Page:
What to consider before selling your baby gear

What to consider before selling your baby gear

So, your babies are growing up (whether you like it or not), and you’ve decided that your brood is the perfect size. But your closets and garage are packed full of outgrown baby clothes, furniture and plastic toys. It’s time to purge.

While it’s always a great option to donate unwanted baby items to those in need, if you can use a few extra dollars to reinvest in your family, here’s a few things to consider before you put your gear on the market.

Selling online

Sites like Craigslist and Facebook, or apps like letgo and VarageSale, are a great way to sell big items like cribs, highchairs and play pens. These mediums allow you to include a longer description for the item you’re selling, a link to the original retail price, and even a backstory if necessary. As a bonus, the buyer will most likely be picking up the item instead of you having to move it somewhere else.

Clothing, in my experience, is not a hot ticket item online. There is a TON out there, and it’s also hard to capture the true cuteness of item from a photo you took of it lying on your living room floor. So unless it’s a really big brand, new with tags or a must-buy item, it may not render a big return for the amount of time it takes to post.

Tip: Be as descriptive as possible in your posts and pick up instructions to avoid answering multiple questions from potential buyers.

Consignment stores 

Always call ahead. I recently took a few clothing items to Once Upon A Child, a family-owned business that buys and sells used children’s clothing and items. I had to drive quite a distance, but took a chance because they seemed like a popular store.

I gave the staff a bag of the best of my daughter’s old clothing (some items were never worn) and walked out with $5 and almost the entire bag of items I brought.

What I learned:

  • It’s important to call ahead to see which items they are accepting at the time. Despite Once Upon A Child advertising of “we buy all seasons, all the time,” when I reached the counter, they flat out told me they were not accepting any winter clothing.
  • Staff comb over the items with great care (not such a bad thing if you’re buying), but expect a wait on your return (maybe even a day or so), which is not so great if you’re travelling long distance.
  • They likely won’t take all of your items, especially if it’s not the items they want, so you may be leaving with quite a bit of your stuff. Not so great if you’re really trying to free up some closet space.
  • It’s one of the best ways to sell the bulk of your clothing items, but again, only if it’s the best of the best.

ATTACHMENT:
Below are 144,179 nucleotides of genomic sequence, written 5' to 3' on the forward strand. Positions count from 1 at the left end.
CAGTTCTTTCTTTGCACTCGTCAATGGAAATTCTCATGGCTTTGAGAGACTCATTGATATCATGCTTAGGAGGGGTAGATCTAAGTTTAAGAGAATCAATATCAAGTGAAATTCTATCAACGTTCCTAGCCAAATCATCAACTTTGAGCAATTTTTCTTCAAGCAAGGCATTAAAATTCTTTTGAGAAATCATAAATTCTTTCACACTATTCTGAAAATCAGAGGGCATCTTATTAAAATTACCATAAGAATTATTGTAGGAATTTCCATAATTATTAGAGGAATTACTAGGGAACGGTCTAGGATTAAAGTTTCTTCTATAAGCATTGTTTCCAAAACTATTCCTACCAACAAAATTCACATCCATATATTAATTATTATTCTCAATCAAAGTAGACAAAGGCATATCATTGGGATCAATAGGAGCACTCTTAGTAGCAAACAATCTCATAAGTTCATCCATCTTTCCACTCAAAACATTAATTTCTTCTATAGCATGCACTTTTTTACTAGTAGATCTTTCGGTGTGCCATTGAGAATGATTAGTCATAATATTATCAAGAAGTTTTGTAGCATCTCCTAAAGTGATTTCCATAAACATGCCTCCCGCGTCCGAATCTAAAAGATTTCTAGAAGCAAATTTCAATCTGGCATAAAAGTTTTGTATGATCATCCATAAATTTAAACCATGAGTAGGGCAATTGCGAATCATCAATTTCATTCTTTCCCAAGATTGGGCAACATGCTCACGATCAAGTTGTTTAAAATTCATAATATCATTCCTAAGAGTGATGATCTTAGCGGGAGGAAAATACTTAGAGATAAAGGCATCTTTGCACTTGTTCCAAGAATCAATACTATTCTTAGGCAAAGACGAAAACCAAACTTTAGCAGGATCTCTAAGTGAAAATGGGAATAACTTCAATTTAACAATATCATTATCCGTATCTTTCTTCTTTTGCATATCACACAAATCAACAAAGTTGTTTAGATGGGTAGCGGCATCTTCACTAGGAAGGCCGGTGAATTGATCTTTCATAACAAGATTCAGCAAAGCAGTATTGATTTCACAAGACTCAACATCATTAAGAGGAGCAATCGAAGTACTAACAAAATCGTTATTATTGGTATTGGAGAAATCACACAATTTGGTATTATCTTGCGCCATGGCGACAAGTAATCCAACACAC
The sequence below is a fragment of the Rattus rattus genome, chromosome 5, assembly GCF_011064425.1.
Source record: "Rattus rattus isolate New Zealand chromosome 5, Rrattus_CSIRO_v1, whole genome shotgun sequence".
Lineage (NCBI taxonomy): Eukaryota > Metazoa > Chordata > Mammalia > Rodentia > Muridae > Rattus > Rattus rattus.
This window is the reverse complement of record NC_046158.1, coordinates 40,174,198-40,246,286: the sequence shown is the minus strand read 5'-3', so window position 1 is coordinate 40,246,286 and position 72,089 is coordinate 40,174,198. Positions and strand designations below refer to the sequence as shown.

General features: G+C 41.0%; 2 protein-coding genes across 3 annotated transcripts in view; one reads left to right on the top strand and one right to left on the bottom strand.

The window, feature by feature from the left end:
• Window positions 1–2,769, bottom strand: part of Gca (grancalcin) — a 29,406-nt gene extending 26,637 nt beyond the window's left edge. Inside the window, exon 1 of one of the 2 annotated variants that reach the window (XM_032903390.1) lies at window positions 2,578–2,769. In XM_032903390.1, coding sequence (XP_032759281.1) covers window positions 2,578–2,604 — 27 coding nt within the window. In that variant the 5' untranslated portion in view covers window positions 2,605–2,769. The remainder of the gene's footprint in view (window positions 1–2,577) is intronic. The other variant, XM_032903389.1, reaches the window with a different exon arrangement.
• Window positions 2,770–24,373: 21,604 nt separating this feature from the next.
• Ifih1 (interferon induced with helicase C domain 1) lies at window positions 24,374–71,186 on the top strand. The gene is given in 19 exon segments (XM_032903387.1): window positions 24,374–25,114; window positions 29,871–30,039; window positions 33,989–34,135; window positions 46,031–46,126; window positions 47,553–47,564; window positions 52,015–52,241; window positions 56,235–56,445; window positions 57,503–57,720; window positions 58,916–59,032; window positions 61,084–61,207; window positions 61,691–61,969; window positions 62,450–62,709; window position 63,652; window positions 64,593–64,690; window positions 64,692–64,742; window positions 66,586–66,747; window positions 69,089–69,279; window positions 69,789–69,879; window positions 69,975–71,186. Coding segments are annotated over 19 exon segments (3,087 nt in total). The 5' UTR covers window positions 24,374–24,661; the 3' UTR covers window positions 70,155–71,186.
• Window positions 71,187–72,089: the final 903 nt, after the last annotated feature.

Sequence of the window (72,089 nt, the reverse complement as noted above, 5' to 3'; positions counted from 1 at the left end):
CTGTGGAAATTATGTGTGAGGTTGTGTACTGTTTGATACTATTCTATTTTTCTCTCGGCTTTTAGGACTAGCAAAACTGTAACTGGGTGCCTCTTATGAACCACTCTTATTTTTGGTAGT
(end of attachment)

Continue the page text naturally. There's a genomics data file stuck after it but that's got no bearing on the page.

Yard sales

While big items and toys sell quickly at garage sales, you most likely will have to come down on your original selling price – WAY down. For example, at our yard sale, a woman asked me the price of a brand new pair of $60 shoes my daughter never wore. When I told her the price was $2, she scoffed at me and put them back on the table.

People who shop at garage sales are looking for a deal. I found a lot of people came first thing in the morning and were looking for new items that they could flip at the local swap meet. They certainly did not want to pay asking price. But I did find that these items moved fast, which isn’t something to complain about.

Baby clothes didn’t really sell at my garage sale, even the cute clothes with tags that I eventually reduced to a $1 were passed up. I spent A LOT of time going through boxes and boxes of clothes and organizing them by size. I learned the hard way that it wasn’t worth my time.

Tip: When you start to go through your old clothes and find yourself using a few onesies to dry your tears, you may not be ready to let go of your baby gear quite yet.

Swap meets & markets

After much research on this avenue of selling baby items, I decided to pass on it for a few reasons. While it’s similar to a yard sale, there are a few things I found out that steered me away:

  • At most swap meets, you need to pay for a spot to sell your items ($20 was the average cost I found).
  • It’s important to read the rules of selling. For example, a few places require the seller to be there the entire day (7 a.m. to 3 p.m.).
  • You are given limited space to sell, which is usually just a table, and that may not be enough room to display all of your items.
  • There may be multiple people selling baby items to compete with.


At the end of it all, you may have a few items leftover to generously donate to those in need, and there are a lot of reputable places to donate to.

Tip: Call ahead or check the website to see what items are accepted. Some places will not take bedding, certain types of cribs, mattresses or bumper pads.

In summary:

  • For the biggest profit return, I found it’s best to use multiple methods to sell your items. Big items sell faster online or using apps or at swap meets and yard sales, while items like nursery accessories, shoes, smaller toys (as long as they are in good condition), are great to take to the consignment store.
  • New clothing is best sold online or in the consignment stores. Unfortunately, you’ll probably be left with a big pile to donate.
  • Yard sales can sometimes leave you heartbroken. There’s a lot of memories out there on the table that people want for next to nothing. Make sure you’re ready to let go.

If you have any tips or ideas on selling baby gear, please post in the comments, I’d love to hear them!

Photo credit: Neil Barnwell

Leave a Reply

%d bloggers like this: